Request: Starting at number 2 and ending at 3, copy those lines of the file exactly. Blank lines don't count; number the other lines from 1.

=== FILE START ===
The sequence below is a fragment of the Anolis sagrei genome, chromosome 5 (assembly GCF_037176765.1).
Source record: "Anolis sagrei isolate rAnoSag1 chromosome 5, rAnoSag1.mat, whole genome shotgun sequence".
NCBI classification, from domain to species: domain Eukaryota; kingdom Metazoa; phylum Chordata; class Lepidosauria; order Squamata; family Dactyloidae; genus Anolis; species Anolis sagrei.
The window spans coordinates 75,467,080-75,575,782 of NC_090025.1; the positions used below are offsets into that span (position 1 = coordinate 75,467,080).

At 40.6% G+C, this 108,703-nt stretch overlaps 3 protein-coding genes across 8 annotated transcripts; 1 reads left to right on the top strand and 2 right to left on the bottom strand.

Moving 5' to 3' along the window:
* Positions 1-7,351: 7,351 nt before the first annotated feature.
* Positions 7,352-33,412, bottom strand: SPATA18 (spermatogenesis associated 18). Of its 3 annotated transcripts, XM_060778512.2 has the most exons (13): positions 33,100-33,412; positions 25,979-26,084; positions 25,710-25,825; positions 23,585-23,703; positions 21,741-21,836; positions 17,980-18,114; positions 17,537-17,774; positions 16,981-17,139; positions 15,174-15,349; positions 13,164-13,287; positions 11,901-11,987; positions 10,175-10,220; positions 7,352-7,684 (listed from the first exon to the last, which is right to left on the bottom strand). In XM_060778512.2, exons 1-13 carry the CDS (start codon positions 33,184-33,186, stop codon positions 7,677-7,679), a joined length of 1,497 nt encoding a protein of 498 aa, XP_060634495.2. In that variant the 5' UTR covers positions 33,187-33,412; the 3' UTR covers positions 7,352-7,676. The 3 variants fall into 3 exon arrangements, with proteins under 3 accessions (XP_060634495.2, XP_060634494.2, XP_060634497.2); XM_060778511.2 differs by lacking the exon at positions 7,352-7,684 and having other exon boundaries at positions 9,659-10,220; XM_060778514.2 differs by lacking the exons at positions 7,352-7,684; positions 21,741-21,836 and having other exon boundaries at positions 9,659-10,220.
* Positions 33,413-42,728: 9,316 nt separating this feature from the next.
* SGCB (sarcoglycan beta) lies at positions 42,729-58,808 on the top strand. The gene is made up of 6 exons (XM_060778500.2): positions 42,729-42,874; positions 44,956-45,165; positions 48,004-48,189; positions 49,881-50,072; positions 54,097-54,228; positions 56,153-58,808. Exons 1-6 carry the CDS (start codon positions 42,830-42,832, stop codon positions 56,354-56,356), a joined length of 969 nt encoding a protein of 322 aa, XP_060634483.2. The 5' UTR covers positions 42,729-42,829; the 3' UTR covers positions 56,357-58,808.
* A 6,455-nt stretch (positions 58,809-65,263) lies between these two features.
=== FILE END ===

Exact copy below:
Source record: "Anolis sagrei isolate rAnoSag1 chromosome 5, rAnoSag1.mat, whole genome shotgun sequence".
NCBI classification, from domain to species: domain Eukaryota; kingdom Metazoa; phylum Chordata; class Lepidosauria; order Squamata; family Dactyloidae; genus Anolis; species Anolis sagrei.